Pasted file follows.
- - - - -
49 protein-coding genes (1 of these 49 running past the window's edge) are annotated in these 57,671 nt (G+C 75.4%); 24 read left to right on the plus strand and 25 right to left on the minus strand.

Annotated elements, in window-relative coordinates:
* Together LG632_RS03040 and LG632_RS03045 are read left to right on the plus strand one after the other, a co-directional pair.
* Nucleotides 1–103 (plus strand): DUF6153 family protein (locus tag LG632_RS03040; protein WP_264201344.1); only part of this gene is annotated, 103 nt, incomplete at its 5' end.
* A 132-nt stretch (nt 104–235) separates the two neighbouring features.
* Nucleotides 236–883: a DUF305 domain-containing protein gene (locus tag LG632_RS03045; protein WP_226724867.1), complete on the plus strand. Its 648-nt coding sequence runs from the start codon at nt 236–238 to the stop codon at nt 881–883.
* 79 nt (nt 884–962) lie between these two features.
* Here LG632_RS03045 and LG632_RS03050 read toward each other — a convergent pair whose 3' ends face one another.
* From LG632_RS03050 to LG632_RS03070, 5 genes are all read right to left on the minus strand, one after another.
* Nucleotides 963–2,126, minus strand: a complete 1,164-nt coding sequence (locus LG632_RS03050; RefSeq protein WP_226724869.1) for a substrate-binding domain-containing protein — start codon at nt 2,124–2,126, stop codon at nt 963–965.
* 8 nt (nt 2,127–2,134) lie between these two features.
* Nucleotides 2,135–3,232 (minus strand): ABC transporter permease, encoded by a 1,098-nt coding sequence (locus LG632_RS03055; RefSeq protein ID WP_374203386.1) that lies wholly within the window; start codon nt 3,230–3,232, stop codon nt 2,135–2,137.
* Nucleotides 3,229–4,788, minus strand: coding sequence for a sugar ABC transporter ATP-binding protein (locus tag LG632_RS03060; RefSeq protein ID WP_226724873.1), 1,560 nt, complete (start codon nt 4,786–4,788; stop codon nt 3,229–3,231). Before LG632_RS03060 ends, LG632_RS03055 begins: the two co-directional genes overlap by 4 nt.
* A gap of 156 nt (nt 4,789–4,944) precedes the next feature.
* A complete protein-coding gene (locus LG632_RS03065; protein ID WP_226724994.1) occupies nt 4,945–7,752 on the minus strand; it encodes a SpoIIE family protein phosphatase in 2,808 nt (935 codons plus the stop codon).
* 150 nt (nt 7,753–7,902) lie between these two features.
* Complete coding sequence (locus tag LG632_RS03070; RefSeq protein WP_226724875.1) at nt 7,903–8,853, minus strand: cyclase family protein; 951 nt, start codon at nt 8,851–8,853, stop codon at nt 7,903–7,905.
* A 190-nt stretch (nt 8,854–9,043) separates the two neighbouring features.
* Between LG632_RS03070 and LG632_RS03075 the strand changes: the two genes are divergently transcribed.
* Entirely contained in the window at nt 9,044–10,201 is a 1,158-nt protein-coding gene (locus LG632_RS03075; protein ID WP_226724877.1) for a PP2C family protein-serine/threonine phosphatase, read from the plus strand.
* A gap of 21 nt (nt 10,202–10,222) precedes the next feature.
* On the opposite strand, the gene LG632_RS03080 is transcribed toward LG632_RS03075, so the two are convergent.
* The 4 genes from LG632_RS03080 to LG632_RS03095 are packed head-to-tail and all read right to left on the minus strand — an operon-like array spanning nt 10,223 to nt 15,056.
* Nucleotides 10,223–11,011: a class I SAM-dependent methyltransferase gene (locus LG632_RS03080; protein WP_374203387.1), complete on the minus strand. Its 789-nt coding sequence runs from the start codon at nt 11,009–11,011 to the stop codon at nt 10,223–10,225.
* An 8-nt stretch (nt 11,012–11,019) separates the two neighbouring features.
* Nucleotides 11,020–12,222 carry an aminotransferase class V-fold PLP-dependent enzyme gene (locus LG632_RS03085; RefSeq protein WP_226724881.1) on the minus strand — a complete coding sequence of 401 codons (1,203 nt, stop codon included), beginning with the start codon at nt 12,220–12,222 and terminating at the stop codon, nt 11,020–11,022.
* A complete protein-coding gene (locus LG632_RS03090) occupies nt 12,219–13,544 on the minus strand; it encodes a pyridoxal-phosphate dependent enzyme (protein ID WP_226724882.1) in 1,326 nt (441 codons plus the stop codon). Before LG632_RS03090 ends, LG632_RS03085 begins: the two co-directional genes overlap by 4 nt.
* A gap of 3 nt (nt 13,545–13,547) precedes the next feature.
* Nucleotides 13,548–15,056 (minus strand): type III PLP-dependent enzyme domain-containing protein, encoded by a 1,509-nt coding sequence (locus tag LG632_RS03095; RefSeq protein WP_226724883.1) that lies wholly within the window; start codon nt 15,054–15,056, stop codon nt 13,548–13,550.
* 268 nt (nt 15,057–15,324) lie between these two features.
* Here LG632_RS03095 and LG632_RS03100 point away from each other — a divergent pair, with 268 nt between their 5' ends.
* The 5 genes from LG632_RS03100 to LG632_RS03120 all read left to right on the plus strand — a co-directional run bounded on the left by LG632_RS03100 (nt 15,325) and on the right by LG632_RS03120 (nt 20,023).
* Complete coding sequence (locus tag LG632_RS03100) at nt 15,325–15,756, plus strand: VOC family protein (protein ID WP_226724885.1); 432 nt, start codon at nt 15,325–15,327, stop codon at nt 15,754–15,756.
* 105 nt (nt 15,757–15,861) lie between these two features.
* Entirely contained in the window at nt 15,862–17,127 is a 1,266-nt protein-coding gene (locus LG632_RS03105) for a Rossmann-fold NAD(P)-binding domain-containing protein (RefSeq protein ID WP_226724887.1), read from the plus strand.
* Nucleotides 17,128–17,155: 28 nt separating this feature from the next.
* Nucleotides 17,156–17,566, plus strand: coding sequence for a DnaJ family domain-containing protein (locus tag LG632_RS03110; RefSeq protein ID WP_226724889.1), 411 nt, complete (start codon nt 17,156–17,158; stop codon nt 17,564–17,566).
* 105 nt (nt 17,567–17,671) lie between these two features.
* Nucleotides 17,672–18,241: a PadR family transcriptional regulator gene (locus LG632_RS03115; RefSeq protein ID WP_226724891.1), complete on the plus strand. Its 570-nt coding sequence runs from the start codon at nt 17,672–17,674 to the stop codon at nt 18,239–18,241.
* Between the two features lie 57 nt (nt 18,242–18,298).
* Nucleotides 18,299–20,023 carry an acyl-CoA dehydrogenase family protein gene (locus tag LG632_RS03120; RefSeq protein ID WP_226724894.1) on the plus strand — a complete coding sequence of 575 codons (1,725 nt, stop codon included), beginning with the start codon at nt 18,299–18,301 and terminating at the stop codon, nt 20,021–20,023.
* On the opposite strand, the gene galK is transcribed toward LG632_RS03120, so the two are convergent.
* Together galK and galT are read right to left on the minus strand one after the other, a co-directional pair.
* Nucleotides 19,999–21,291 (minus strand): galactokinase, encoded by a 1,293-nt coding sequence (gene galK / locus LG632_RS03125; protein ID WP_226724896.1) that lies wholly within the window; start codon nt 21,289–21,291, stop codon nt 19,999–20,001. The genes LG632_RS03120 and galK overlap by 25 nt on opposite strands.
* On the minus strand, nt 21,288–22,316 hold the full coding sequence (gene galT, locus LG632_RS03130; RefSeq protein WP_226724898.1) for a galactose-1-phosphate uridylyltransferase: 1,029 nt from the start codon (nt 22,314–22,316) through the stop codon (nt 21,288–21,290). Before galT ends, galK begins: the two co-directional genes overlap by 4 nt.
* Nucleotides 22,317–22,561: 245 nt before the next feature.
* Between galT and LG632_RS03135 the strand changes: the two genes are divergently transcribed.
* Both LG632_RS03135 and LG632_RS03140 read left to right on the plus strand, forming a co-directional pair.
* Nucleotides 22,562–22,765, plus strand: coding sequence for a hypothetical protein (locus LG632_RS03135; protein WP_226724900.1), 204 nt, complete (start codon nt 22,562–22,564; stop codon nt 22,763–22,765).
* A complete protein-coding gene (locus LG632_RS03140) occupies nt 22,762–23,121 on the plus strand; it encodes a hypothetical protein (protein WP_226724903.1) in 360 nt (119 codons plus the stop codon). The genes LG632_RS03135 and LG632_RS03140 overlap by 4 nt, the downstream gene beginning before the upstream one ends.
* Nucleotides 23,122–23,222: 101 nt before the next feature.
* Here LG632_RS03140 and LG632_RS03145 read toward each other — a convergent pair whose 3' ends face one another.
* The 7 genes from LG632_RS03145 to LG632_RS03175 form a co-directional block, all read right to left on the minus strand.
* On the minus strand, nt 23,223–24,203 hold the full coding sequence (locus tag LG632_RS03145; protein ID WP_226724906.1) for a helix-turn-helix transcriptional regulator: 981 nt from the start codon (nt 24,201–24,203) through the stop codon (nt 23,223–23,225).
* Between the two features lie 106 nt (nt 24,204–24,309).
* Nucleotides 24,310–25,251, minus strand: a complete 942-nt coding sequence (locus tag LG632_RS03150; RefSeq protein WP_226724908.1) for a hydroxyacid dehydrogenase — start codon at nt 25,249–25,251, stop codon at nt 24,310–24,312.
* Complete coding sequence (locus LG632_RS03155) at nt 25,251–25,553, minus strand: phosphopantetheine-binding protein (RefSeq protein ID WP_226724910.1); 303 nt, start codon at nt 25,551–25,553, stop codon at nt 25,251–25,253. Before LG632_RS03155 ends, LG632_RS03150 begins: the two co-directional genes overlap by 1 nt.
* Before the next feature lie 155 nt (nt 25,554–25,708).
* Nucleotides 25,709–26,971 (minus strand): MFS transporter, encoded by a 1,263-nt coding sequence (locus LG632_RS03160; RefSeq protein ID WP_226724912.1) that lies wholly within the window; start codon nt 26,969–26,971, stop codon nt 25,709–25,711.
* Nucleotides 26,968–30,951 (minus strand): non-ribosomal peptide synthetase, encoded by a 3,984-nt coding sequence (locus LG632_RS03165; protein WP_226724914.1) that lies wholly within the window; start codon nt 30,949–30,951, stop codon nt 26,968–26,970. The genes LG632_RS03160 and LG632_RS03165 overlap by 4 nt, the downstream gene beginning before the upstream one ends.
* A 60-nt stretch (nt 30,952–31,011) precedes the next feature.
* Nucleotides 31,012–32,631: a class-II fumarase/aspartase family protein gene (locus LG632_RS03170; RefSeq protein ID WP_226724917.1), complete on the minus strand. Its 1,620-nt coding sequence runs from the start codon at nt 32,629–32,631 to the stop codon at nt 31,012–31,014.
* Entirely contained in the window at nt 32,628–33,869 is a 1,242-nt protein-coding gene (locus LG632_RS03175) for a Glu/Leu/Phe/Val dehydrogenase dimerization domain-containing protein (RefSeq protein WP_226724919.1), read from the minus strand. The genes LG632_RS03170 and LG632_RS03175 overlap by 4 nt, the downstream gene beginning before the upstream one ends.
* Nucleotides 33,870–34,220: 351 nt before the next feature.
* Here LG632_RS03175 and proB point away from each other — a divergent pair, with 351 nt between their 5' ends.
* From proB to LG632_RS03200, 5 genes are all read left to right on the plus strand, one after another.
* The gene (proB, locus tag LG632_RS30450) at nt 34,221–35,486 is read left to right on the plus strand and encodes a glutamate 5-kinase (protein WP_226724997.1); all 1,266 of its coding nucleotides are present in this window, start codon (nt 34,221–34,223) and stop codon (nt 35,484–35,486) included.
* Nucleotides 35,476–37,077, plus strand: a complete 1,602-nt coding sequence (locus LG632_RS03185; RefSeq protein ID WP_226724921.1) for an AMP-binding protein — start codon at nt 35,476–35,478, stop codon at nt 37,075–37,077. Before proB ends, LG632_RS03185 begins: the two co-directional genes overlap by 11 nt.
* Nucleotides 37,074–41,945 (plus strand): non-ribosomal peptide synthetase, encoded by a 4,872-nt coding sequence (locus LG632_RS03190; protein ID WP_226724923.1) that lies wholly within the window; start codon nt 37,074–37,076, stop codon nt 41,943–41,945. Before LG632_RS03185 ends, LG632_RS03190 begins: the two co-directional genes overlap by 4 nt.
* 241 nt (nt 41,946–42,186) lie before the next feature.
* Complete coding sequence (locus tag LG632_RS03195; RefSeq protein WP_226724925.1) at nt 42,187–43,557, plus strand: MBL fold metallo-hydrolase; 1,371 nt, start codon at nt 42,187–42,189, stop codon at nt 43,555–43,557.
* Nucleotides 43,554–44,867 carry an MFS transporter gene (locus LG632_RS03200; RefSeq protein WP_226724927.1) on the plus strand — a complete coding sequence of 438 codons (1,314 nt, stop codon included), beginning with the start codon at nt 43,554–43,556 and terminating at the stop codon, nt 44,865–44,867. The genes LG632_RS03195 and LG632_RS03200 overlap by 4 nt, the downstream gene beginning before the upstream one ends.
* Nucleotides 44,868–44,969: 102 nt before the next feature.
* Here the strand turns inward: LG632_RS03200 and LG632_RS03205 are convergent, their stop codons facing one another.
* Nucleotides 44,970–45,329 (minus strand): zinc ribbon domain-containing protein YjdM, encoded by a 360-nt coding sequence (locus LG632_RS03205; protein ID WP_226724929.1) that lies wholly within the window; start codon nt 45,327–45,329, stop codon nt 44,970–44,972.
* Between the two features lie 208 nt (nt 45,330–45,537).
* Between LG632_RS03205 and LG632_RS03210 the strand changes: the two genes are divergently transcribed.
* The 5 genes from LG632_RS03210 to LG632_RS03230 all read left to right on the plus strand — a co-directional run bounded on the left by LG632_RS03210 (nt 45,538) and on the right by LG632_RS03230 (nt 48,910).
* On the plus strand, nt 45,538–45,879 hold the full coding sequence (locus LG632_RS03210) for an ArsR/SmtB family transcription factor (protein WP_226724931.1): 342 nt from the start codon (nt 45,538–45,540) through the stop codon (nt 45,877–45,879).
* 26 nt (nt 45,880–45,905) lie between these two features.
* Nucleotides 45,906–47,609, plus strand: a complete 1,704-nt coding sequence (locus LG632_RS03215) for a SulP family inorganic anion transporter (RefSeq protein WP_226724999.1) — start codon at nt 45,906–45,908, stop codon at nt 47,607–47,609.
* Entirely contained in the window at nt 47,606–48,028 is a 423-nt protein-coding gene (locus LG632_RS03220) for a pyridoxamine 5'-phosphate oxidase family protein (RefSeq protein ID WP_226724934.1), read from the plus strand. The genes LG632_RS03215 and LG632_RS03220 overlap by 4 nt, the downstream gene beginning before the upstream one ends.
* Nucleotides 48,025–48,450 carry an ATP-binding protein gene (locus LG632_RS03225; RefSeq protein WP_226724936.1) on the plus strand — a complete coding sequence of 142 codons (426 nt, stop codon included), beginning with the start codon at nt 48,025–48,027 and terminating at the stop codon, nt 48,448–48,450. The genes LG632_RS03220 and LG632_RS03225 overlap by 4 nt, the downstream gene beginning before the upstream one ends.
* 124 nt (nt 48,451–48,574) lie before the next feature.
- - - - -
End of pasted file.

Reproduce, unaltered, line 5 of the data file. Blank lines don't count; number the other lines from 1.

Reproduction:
* A 132-nt stretch (nt 104–235) separates the two neighbouring features.